From the team at BBC Wildlife Magazine

Badger vaccination programme suspended

A key plank of the Government's strategy to tackle bovine tuberculosis in cattle has been lost as a shortage of BCG supplies halts all badger vaccination work in England and Wales in 2016.

Badgers are being vaccinated against bovine tuberculosis in at least 14 counties across England and Wales. © Neil Aldridge
Published: February 9, 2016 at 4:21 pm
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Badgers are being vaccinated against bovine tuberculosis in at least 14 counties across England and Wales. © Neil Aldridge


The entire badger vaccination programme in England and Wales has had to be suspended because of a worldwide shortage of the BCG vaccine.

The Welsh Government announced at the end of 2015 that it was curtailing its programme in North Pembrokeshire, but the cessation of all vaccination efforts in England has just come to light.

It means that 12 wildlife trusts in England and one in Wales will be unable to continue their vaccination programmes this year.

A number of projects are part-funded by the Department for Environment, Food and Rural Affairs (Defra) as part of its Badger Edge Vaccination Scheme (BEVS), which targets animals in areas close to bovine tuberculosis (bTB) hotspots.

It includes campaigns in the Peak District, Nottinghamshire and West Berkshire which are run by Derbyshire, Nottinghamshire and Berkshire, Buckinghamshire and Oxfordshire (BBO) Wildlife Trusts respectively.

There are also Defra-financed programmes in Cheshire and Oxfordshire, as well wildlife trust-only initiatives in areas with high bTB rates such as Gloucestershire, Somerset and Shropshire.

The Government has permitted farmers and landowners to cull badgers in both Gloucestershire and Somerset for the past three years, and in Dorset – another bTB hotspot – for the first time in 2015.

The reason for vaccinating badgers in the 'edge' areas is two-fold: first, to create a 'cordon sanitaire' between those parts of the country that have high rates of bTB and those that don't; and secondly, to limit the incidence of the disease in badgers where it is beginning to infect cattle.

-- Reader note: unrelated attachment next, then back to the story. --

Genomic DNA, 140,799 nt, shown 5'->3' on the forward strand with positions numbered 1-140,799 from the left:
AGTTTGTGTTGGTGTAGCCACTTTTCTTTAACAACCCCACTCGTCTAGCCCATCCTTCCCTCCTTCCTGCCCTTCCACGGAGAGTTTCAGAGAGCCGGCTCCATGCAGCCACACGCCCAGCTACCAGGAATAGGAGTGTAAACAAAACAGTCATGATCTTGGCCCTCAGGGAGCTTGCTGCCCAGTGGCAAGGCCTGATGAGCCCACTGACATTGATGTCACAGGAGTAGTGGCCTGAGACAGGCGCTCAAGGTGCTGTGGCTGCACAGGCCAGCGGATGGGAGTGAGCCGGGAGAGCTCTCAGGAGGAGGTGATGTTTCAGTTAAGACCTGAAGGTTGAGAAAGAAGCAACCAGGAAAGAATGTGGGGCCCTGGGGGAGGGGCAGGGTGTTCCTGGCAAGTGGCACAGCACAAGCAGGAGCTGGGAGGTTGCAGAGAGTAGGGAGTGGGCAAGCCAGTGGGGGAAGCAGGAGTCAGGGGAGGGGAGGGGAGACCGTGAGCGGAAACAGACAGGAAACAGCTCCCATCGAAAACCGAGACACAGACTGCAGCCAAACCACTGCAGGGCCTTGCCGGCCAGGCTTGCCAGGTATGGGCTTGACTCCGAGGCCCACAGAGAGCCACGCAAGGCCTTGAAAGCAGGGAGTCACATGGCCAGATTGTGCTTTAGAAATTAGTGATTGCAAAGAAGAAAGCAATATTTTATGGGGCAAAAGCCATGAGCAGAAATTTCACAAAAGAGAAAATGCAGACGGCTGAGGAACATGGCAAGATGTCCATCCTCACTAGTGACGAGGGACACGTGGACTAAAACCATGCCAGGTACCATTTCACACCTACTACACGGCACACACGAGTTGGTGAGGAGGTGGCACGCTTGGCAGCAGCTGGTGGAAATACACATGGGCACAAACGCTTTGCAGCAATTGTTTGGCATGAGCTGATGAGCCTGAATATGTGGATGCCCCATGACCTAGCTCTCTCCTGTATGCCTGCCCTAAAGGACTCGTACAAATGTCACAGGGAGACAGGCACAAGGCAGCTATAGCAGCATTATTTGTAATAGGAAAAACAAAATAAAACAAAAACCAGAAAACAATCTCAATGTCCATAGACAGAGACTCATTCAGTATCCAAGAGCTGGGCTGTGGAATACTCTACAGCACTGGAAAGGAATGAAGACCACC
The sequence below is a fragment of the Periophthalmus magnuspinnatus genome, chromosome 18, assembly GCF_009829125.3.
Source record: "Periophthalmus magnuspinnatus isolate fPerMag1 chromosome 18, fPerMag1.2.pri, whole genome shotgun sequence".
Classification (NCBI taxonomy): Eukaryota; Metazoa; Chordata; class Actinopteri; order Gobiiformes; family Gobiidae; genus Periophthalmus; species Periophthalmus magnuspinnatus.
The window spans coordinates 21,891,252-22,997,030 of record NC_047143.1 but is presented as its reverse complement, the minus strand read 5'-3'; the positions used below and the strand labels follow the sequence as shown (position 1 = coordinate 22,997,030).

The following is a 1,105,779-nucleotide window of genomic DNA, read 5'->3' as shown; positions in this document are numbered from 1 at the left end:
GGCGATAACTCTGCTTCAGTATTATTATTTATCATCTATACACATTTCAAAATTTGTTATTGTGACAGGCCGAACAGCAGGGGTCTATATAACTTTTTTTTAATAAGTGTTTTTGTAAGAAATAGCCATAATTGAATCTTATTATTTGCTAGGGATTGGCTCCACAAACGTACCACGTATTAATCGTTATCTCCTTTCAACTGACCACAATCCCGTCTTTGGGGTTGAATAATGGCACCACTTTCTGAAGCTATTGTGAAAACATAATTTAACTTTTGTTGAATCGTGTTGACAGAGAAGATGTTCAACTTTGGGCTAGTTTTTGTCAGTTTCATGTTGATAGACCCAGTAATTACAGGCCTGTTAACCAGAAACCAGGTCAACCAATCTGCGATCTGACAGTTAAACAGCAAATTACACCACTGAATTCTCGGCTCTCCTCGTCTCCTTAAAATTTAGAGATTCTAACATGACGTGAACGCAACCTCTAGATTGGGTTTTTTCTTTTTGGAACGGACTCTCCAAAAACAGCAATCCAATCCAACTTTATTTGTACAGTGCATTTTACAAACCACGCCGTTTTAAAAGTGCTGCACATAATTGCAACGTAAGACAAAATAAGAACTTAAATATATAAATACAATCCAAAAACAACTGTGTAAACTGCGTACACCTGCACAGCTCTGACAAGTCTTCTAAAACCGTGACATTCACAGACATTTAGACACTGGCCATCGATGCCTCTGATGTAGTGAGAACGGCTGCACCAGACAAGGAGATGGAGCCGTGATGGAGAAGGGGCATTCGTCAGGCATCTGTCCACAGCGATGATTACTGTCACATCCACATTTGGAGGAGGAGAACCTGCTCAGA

A spokesperson for The Wildlife Trusts said that more than 1,330 badgers have been vaccinated across more than 3,040 hectares since 2011, but the BEVS programmes had only been running for one year.

"Defra initially set aside a pot of funding for BEVS of £1.25m, but allocated funding to date has been a few hundred thousand pounds and the remainder has likely been reallocated," the spokesperson added.

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All vaccination will have to stop until BCG production is increased and there is sufficient supply.

“Defra has reassured us that it sees badger vaccination as an important tool in the box [for tackling bTB in cattle], and that this is only a temporary hiatus in the programme," said Paul Wilkinson, head of living landscapes for The Wildlife Trusts. "It has said it is cautiously optimistic that the BCG supply will be up and running again in 2017.”

Professor Robbie McDonald of Exeter University, who previously ran the government-funded badger vaccination trial for Defra, said there were some small downsides to the suspension.

“It would be preferable to have continuous vaccination, because it is desirable to immunise cubs as they come above ground,” McDonald said. “But unlike if there were a break in a badger culling programme, there is no perturbation problem with vaccination. So it is not actually damaging if there is a break in vaccination.”

The supply shortage has come about because the vaccine used for badgers is exactly the same as that used for humans. The UK’s only supplier – Statens Serum Institut (SSI) of the Danish Ministry of Health – has reduced its output over the past year, and the need to inoculate humans takes priority.

Dominic Dyer, chief executive of the Badger Trust, said he was confident that vaccination would continue in 2017.

“The Welsh Assembly is saying that if they stop for a year, it won’t increase the prevalence of bTB,” he added. “Their study has found that the herd affect builds up over a period of time, and that it’s the first three to four years that make the real difference.”

A statement put out by the Welsh Assembly last week confirmed that missing the final year of the vaccination programme in North Pembrokeshire would not have a significant impact.

“The report [from the Animal and Plant Health Agency], concludes that despite not being able to complete the fifth and final year, four years of badger vaccination would achieve a reduction in prevalence of TB in badgers in the Intensive Action Area,” it said.

NFU director general Martin Haworth described the suspension of vaccination as disappointing. “We have always said badger vaccination has a role to play in helping to stop the disease spread into areas which are currently at low risk of bovine TB,” he said. “We hope the supply issue will be resolved as quickly as possible so this work can continue.”


Find out more about The Wildlife Trusts badger vaccination work


James FairWildlife journalist

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